Copper Nanorods Reduce Energy Needed by an Order of Magnitude
After super-efficient solar panels that are "hairy" on the nanoscale, here come "hairy" pots & pans, as well as computer chip heatsinks and other heat-transferring devices. Researchers at the Rensselaer Polytechnic Institute made the "unexpected" discovery: "by adding an invisible layer of the nanomaterials to the bottom of a metal vessel, an order of magnitude increase in efficiency is achieved in bringing water to boil. [...] The potential applications for this discovery are vast and exciting, and we're eager to continue our investigations into this phenomenon."
Boiling: Now with More Bubbles!
When using their copper nanotech coating, the researchers "observed a 30-fold increase in active bubble nucleation site density — a fancy term for the number of bubbles created — on the surface treated with copper nanotubes, over the nontreated surface." Read on to find out how these bubbles help.
Bringing water to a boil, and the related phase change that transforms the liquid into vapor, requires an interface between the water and air. [...] Even though most of the water inside of the pot has reached 100 degrees Celsius and is at boiling temperature, it cannot boil because it is surrounded by other water molecules and there is no interface — i.e., no air — present to facilitate a phase change. [...]
Koratkar and his team found that by depositing a layer of copper nanorods on the surface of a copper vessel, the nanoscale pockets of air trapped within the forest of nanorods "feed" nanobubbles into the microscale cavities of the vessel surface and help to prevent them from getting flooded with water. This synergistic coupling effect promotes robust boiling and stable bubble nucleation, with large numbers of tiny, frequently occurring bubbles.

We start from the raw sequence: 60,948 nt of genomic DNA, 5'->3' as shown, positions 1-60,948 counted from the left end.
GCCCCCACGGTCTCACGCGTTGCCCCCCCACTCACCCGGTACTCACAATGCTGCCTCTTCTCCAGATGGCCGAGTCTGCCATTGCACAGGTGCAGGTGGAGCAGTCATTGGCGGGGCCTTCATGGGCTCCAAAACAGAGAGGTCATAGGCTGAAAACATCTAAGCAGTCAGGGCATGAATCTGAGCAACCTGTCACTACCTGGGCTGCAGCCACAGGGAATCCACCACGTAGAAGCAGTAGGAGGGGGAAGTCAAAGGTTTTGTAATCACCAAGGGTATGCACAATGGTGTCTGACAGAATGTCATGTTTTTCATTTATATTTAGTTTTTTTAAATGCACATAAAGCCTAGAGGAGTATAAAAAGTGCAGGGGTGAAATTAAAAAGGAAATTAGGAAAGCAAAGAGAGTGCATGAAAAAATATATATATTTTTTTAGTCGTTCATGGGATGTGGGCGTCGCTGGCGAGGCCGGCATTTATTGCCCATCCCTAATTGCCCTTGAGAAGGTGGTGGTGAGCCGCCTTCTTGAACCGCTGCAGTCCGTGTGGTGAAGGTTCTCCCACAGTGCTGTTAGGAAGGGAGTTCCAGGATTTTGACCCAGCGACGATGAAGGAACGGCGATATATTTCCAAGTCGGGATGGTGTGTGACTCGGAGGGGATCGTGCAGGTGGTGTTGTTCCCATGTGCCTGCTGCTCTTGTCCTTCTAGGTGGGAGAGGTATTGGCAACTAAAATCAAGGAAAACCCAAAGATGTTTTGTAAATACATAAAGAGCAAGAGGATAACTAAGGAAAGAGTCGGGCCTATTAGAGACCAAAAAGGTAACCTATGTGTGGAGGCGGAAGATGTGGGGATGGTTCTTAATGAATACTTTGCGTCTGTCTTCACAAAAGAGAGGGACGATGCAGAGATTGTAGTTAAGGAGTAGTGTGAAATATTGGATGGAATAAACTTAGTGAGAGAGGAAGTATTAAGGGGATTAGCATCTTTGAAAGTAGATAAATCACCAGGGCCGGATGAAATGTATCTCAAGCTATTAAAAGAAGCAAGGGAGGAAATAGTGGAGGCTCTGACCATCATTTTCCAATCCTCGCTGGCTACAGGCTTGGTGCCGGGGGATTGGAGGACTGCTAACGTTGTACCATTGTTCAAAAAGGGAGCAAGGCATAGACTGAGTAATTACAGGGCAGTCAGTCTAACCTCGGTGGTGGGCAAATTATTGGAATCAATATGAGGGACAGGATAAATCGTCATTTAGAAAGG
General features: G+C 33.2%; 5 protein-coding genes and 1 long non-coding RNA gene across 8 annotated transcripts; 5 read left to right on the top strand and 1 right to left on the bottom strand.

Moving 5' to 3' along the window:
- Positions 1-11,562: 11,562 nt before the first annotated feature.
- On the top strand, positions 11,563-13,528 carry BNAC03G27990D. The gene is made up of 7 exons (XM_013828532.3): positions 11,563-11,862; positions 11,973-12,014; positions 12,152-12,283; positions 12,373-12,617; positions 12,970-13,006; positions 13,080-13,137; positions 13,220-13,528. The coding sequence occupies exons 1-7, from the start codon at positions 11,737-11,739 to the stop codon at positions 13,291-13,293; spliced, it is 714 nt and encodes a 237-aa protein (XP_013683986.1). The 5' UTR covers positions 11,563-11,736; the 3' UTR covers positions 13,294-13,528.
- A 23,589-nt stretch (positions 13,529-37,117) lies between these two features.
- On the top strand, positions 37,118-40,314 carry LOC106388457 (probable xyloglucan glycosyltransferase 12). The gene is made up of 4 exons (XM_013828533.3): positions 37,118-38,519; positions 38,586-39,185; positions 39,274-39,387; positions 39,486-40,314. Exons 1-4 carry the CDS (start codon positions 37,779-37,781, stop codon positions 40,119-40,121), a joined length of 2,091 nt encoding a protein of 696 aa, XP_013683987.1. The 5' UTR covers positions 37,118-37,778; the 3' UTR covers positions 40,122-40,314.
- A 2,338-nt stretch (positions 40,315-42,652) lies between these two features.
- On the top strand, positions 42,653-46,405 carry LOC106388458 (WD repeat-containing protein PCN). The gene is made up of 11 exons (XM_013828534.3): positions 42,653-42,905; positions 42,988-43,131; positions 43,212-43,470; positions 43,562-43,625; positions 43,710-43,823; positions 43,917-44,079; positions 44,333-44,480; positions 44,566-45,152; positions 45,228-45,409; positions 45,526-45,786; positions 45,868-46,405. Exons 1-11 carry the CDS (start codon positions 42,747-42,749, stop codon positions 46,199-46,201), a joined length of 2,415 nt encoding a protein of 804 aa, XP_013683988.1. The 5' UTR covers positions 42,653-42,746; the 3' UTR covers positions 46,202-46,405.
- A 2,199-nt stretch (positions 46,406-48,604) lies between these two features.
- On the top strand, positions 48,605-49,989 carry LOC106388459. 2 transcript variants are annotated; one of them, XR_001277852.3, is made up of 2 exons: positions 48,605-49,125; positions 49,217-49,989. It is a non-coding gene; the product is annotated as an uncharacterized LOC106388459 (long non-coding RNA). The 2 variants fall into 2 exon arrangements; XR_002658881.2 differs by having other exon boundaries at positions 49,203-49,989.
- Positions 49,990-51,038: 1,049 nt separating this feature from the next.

So the water isn't getting hot any faster, but it turns to steam faster. So if you're cooking, you get the signal that it has reached the right temperature sooner (and that can save some energy).
Cleaner Electricity Generation? Better Solar Thermal?
Most power plants boil water to make turbines turn. Could this discovery be useful in making these power plants more efficient? Probably too early to tell how it will be used, but if it makes it easier to produce steam, it should help. We can already speculate that such a material might be adapted to make solar thermal power plants harness the heat produced by the light of the sun more effectively.
Boiling is ultimately a vehicle for heat transfer, [...] This new discovery allows this process to become significantly more efficient, which could translate into considerable efficiency gains and cost savings if incorporated into a wide range of industrial equipment that relies on boiling to create heat or steam.
"If the time taken to boil a given quantity of water is reduced by an order of magnitude, that should translate into significant cost savings"
Definitely a technology with lots of green potential. We'll keep an eye on it.
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On the Boil: New Nano Technique Significantly Boosts Boiling Efficiency
Nanomaterials Reduce Energy Needed To Boil Water